Difference between revisions of "48th Regiment, Virginia Infantry (Confederate)"
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=== Brief History ===
=== Brief History ===
<ref name="cwss">National Park Service, [http://www.itd.nps.gov/cwss/ The Civil War Soldiers and Sailors System], (accessed 6 December 2010).</ref>
Revision as of 19:50, 29 October 2011
The 48th Infantry Regiment, organized at Big Spring, near Abingdon, Virginia, in September, 1861, contained men from Scott, Washington, Smyth, Lee, and Russell counties. Later was assigned to General J.R. Jones' and W. Terry's Brigade, Army of Northern Virginia. Of the 265 engaged at Gettysburg more than twenty-five percent were disabled. Only 4 officers and 38 men surrendered. The field officers were Colonels John A. Campbell, Robert H. Dungan, and Thomas S. Garnett; Lieutenant Colonel Oscar White; and Majors James C. Campbell, Wilson Faris, and D. Boston Stewart. 
Companies in this Regiment with the Counties of Origin
Men often enlisted in a company recruited in the counties where they lived though not always. After many battles, companies might be combined because so many men were killed or wounded. However if you are unsure which company your ancestor was in, try the company recruited in his county first.
Company A (Smyth Rifle Greys) - many men from Smyth County
Company B (Clinch Mountain Boomers) - many men from Scott County
Company C (Russell Guards) - many men from Russell County
Company D (Lee County Gurds) - many men from Lee County
Company E (Mountain Marksmen) - many men from Washington County
Company F (Holston Foresters) - many men from Washington County
Company G ( Campbell Greys) - many men from Washington County
Company H ( Nickelsville Spartan Band) - many men from Scott County
Company I (Stock Creek Greys) - many men from Scott County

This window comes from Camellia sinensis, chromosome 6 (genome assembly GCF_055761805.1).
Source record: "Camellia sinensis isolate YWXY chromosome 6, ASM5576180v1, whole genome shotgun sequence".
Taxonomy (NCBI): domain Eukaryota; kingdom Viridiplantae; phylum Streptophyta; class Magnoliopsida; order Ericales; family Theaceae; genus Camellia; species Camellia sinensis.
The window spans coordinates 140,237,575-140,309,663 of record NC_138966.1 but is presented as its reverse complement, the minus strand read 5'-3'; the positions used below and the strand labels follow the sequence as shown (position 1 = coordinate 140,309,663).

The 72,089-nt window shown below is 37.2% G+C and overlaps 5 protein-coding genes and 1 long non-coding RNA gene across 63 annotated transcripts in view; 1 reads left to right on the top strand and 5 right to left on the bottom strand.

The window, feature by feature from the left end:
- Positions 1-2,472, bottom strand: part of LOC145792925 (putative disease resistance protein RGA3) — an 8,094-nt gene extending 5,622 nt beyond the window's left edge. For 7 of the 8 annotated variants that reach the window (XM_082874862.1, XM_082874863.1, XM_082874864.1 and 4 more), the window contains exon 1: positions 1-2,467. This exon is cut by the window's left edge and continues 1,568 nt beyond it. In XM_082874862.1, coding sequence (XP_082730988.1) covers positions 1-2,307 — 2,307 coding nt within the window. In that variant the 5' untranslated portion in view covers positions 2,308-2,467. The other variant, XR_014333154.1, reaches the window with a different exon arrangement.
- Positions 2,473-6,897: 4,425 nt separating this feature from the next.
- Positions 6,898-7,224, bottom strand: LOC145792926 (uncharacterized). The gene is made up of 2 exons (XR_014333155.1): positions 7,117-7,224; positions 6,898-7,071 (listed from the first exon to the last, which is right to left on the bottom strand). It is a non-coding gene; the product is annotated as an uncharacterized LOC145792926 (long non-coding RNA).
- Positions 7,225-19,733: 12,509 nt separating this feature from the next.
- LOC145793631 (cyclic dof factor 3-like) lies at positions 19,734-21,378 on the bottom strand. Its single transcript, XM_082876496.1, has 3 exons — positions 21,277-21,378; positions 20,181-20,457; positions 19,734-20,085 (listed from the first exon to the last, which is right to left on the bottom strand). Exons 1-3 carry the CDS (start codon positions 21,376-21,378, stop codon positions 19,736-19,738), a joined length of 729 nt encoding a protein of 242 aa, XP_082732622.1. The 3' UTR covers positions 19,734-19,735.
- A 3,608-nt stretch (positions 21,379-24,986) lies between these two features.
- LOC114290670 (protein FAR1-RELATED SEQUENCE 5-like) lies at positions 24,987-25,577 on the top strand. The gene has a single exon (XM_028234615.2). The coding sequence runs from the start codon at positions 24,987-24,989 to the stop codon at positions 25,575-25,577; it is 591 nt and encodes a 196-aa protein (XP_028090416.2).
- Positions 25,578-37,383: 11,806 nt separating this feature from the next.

Company K (Osborne Ford Independents) - many men from Scott County
The information above is from 48th Virginia Infantry, by John D. Chapla.
- Beginning United States Civil War Research gives steps for finding information about a Civil War soldier or sailor. It covers the major records that should be used. Additional records are described in Virginia in the Civil War and United States Civil War, 1861 to 1865.
- National Park Service, The Civil War Soldiers and Sailors System, is searchable by soldier's name and state. It contains basic facts about soldiers on both sides of the Civil War, a list of regiments, descriptions of significant battles, sources of the information, and suggestions for where to find additional information.
- Virginia in the Civil War describes many Confederate and Union sources, specifically for Virginia, and how to find them.. These include compiled service records, pension records, rosters, cemetery records, Internet databases, published books, etc.
- United States Civil War, 1861 to 1865 describes and explains United States and Confederate States records, rather than state records, and how to find them. These include veterans’ censuses, compiled service records, pension records, rosters, cemetery records, Internet databases, published books, etc.
- Sifakis, Stewart. Compendium of the Confederate Armies: Virginia. New York, NY: Facts on File, 1992- 1995. (Family History Library book 975 M2ss, Ten Volumes.) This gives organization information for each unit and its field officers, assignments, and battles. It also lists sources further reading. Volume 5 is for Virginia.
- Wallace, Lee A. A Guide to Virginia Military Organizations, 1861-1865. Lynchburg, Virginia: H. E. Howard, 1986. (Family History Library book 975.5 M2vr, Volume 29.) This gives brief historical sketches of each regiment and lists officers, company names, and commanders.
- National Park Service, The Civil War Soldiers and Sailors System, (accessed 6 December 2010).